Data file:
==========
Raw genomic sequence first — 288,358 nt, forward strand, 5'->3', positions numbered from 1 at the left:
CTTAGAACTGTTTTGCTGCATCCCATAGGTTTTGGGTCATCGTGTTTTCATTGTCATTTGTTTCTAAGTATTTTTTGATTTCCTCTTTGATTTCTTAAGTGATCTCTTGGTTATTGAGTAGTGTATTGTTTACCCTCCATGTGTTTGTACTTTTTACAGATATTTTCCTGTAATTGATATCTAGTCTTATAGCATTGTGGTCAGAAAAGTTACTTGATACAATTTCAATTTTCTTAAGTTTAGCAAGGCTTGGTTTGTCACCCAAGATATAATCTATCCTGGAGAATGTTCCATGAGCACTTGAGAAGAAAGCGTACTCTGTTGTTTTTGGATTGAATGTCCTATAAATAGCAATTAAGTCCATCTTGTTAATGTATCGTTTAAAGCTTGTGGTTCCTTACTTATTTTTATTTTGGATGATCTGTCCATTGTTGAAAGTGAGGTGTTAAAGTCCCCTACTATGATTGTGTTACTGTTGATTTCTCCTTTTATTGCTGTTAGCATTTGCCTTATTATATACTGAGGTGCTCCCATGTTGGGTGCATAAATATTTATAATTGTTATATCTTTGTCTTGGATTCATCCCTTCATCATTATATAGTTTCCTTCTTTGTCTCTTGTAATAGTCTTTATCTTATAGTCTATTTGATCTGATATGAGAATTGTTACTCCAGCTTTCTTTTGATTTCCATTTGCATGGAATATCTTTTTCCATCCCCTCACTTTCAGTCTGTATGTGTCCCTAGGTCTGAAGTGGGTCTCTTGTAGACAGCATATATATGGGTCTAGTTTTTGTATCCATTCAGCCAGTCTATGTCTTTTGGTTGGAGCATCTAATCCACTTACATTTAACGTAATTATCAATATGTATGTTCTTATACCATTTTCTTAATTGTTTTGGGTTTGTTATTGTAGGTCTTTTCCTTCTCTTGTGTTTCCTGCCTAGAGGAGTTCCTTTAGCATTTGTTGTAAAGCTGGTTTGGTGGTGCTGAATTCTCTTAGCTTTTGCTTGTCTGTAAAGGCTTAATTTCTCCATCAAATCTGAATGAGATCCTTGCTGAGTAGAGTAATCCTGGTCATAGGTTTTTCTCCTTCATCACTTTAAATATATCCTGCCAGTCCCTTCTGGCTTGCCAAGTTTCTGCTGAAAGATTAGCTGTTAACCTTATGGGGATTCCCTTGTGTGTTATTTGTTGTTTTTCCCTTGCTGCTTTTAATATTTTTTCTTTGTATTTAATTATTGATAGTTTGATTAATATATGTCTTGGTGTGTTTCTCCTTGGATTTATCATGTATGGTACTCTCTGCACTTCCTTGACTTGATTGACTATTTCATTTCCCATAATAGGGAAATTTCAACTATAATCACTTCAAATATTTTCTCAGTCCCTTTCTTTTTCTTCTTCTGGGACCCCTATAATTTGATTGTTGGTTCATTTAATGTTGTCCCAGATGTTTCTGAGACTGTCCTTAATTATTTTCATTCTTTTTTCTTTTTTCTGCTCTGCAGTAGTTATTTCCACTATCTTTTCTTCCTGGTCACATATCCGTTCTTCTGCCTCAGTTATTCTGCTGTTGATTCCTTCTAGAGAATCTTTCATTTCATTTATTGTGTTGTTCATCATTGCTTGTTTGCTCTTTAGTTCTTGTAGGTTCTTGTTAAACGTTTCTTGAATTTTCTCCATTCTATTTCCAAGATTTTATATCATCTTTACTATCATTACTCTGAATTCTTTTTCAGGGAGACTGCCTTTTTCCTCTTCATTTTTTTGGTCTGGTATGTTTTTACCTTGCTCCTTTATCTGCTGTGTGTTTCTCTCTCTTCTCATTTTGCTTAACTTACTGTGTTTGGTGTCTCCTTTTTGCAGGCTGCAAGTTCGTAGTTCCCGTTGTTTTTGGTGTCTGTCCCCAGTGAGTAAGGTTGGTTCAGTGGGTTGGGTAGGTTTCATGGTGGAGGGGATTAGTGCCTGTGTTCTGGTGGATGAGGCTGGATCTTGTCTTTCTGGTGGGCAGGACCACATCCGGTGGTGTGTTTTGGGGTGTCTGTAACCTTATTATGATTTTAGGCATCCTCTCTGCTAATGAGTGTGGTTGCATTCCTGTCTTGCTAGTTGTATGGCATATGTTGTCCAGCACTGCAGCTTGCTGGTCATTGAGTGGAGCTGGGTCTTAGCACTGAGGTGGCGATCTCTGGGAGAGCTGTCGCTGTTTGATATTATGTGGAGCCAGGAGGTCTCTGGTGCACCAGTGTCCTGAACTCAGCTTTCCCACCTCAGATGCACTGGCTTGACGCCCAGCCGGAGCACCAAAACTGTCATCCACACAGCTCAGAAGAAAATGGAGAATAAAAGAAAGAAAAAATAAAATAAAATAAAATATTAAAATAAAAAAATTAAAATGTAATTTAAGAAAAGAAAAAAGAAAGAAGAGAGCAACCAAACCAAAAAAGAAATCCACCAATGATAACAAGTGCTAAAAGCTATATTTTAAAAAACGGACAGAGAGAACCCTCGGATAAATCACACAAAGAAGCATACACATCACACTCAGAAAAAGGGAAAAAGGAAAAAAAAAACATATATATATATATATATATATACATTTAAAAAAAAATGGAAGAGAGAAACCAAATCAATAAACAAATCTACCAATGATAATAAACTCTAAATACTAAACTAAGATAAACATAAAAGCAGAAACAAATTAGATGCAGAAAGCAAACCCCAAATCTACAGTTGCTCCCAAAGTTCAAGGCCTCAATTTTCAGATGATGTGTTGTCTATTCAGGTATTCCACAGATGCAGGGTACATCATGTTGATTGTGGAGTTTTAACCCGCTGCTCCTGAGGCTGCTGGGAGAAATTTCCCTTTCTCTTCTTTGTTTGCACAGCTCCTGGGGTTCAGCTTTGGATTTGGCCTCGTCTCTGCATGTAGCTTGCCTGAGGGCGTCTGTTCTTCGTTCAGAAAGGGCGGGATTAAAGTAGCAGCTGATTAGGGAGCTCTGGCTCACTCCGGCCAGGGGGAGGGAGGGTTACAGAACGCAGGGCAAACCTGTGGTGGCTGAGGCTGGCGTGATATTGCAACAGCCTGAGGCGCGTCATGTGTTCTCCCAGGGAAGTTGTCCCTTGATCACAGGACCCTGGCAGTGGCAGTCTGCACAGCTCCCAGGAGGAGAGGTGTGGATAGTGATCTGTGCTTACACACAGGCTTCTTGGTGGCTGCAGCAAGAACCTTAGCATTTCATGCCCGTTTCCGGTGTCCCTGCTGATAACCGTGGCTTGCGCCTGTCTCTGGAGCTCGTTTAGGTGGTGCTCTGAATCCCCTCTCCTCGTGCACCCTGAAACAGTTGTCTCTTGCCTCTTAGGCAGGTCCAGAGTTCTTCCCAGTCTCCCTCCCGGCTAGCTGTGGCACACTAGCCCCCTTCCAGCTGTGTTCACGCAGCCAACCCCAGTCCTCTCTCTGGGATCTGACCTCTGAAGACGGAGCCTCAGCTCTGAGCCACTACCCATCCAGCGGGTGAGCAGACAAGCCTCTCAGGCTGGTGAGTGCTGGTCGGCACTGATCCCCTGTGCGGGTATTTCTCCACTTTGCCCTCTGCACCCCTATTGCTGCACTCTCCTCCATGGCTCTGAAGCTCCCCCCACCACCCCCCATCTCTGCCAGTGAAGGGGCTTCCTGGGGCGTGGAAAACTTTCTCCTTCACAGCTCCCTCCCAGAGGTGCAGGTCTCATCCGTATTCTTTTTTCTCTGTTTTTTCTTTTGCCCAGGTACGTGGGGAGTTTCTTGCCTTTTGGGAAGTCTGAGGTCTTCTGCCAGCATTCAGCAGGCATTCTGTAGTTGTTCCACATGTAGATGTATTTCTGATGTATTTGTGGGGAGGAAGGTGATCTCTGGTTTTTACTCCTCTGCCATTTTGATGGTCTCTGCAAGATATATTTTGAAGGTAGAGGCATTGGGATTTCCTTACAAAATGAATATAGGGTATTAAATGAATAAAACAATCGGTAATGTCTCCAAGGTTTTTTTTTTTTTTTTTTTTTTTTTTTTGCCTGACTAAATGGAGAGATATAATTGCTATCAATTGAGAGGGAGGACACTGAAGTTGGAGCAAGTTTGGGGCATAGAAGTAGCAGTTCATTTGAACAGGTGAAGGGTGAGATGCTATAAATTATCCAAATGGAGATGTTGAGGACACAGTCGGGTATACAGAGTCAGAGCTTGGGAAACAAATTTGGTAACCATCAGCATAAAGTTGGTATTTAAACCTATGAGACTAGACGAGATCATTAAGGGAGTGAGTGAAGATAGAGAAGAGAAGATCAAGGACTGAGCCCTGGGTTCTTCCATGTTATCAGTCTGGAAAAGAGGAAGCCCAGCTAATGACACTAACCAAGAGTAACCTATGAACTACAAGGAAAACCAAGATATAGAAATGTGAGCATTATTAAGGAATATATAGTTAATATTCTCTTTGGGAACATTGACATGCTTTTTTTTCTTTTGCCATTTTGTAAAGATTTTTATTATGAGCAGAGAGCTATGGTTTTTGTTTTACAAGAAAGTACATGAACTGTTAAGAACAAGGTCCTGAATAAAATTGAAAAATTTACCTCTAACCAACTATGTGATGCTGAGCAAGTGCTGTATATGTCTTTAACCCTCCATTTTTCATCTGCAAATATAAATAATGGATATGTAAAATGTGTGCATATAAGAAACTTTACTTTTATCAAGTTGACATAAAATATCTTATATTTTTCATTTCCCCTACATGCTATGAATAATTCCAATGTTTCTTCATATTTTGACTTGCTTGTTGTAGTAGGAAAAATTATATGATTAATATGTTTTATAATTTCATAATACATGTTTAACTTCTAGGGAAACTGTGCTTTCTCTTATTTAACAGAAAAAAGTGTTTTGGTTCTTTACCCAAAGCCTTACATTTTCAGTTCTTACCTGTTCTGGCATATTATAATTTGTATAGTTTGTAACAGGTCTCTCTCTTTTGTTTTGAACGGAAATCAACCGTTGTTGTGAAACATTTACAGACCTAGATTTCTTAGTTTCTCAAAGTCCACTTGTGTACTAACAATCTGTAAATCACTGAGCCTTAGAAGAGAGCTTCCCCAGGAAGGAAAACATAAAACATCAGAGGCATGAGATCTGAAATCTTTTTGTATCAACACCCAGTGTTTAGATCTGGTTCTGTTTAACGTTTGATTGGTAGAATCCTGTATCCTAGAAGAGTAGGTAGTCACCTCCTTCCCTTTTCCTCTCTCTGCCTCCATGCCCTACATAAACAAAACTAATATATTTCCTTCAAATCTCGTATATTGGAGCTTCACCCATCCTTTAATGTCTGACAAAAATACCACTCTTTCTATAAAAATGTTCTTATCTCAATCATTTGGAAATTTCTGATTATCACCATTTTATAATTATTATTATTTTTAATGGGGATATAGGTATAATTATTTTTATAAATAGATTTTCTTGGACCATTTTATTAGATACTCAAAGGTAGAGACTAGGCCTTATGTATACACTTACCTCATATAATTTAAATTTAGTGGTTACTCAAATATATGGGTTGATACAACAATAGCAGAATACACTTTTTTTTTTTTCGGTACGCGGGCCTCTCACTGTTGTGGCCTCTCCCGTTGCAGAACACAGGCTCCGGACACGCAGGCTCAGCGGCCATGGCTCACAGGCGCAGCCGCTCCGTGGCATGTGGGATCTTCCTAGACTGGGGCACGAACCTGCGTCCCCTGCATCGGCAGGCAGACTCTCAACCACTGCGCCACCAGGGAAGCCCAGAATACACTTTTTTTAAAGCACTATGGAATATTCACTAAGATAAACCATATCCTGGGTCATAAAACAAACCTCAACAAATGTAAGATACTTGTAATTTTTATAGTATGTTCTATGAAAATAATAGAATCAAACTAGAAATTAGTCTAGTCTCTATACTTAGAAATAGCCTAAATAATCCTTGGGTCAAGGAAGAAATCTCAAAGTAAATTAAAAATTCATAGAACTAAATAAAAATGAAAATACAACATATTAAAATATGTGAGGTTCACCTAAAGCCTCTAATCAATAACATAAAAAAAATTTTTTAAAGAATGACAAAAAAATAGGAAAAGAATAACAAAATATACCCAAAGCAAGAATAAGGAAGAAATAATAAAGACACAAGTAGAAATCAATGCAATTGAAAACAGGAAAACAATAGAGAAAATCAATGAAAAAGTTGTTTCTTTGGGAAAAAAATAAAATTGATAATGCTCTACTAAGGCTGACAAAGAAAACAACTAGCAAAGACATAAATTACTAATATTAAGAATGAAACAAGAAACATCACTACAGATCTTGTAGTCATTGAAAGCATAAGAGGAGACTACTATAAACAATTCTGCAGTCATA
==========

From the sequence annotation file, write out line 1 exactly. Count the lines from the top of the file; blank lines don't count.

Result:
Raw genomic sequence first — 288,358 nt, forward strand, 5'->3', positions numbered from 1 at the left: